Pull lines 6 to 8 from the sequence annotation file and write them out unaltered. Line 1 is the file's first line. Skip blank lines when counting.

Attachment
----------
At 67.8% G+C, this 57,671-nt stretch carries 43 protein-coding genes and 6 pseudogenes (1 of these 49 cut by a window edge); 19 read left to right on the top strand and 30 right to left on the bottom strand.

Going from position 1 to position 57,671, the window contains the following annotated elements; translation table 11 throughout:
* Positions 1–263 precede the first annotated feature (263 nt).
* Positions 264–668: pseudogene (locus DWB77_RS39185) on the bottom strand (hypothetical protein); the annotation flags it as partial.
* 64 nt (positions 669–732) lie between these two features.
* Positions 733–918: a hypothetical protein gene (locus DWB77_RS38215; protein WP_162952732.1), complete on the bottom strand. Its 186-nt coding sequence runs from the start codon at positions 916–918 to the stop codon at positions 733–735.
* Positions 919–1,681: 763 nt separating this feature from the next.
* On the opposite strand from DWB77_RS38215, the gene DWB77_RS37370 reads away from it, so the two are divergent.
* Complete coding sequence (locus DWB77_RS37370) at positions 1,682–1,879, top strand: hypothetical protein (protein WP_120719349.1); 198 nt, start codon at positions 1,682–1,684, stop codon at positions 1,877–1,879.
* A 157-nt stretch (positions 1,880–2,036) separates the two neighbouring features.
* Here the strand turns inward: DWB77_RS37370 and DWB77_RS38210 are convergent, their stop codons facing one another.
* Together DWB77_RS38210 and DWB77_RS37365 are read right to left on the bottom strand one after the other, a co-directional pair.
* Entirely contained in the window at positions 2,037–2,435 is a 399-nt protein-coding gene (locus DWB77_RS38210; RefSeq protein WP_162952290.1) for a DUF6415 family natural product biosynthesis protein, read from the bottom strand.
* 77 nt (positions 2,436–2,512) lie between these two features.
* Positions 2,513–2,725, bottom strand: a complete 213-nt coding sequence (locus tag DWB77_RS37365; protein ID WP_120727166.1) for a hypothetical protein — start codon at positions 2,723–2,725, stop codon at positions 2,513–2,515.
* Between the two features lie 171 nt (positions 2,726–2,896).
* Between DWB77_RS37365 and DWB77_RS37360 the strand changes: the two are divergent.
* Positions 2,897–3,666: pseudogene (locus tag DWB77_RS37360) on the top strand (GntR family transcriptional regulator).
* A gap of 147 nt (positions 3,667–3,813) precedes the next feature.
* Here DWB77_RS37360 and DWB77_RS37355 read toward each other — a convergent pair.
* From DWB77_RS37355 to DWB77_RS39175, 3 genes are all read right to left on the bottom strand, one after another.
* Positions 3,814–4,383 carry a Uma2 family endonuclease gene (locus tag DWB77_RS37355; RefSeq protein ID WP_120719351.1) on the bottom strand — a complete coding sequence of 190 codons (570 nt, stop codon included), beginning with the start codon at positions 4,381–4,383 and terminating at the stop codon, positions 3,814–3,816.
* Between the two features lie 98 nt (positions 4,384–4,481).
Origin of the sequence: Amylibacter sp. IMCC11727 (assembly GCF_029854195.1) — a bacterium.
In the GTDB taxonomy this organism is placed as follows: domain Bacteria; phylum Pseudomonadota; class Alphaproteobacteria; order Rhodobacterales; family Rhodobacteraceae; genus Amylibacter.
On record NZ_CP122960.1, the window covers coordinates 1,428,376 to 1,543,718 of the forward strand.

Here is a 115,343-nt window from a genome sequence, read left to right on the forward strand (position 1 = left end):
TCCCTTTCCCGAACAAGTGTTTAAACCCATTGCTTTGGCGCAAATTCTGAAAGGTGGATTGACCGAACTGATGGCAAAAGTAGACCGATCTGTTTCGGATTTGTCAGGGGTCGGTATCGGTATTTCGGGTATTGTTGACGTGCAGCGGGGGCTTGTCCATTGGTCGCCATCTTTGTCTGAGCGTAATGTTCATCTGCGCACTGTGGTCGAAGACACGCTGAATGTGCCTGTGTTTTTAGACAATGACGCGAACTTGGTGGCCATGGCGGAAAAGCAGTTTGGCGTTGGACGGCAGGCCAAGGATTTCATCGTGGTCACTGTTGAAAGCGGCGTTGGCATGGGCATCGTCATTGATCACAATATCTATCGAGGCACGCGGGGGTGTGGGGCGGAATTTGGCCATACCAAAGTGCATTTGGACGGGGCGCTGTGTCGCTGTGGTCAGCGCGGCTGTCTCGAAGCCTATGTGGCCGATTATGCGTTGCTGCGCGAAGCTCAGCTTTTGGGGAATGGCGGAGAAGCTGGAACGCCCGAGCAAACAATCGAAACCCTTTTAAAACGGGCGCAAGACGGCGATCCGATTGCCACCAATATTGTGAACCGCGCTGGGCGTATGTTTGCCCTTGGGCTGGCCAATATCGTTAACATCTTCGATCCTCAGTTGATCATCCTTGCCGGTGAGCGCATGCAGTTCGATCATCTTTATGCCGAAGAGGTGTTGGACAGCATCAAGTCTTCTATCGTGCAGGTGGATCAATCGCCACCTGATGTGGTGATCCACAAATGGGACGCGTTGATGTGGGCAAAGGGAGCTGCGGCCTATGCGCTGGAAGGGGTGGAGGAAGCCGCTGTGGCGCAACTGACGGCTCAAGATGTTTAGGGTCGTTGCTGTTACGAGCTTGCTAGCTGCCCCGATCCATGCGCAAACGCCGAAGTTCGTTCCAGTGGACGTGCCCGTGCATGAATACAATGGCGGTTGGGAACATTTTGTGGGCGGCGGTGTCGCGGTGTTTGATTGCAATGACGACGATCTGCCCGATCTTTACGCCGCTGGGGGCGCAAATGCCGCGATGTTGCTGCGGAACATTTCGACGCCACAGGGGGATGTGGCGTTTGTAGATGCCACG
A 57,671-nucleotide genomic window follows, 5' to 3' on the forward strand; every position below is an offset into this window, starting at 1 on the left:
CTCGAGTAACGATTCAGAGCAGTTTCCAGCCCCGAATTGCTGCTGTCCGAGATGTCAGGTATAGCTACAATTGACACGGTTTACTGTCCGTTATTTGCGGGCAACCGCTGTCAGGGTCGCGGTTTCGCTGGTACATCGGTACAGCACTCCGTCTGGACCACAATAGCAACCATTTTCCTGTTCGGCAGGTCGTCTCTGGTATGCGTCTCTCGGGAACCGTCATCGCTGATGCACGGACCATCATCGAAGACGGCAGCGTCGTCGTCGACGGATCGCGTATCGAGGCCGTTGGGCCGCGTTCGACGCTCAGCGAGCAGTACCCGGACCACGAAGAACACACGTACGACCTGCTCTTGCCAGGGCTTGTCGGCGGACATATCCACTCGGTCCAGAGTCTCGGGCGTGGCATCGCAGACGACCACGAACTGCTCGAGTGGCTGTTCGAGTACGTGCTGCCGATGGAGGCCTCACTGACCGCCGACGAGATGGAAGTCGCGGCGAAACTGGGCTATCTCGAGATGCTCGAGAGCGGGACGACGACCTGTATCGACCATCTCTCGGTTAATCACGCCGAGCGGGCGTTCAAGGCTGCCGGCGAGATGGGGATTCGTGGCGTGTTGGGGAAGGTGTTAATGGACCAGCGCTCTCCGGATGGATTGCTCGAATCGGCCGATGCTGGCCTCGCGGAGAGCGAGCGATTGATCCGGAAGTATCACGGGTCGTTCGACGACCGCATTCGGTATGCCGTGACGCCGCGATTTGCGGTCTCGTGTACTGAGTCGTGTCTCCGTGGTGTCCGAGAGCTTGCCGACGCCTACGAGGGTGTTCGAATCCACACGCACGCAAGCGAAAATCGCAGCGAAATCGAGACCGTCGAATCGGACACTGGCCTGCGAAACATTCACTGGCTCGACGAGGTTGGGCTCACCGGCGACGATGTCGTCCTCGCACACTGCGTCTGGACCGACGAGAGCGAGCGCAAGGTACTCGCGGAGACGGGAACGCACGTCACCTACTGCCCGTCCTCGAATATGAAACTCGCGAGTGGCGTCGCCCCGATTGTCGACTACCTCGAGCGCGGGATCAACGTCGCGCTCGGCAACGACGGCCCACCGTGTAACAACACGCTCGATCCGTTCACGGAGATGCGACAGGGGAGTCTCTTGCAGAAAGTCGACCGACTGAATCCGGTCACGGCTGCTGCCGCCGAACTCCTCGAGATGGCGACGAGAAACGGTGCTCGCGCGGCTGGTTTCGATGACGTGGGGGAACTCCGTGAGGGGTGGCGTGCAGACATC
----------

* Positions 733–918: a hypothetical protein gene (locus DWB77_RS38215; protein WP_162952732.1), complete on the bottom strand. Its 186-nt coding sequence runs from the start codon at positions 916–918 to the stop codon at positions 733–735.
* Positions 919–1,681: 763 nt separating this feature from the next.
* On the opposite strand from DWB77_RS38215, the gene DWB77_RS37370 reads away from it, so the two are divergent.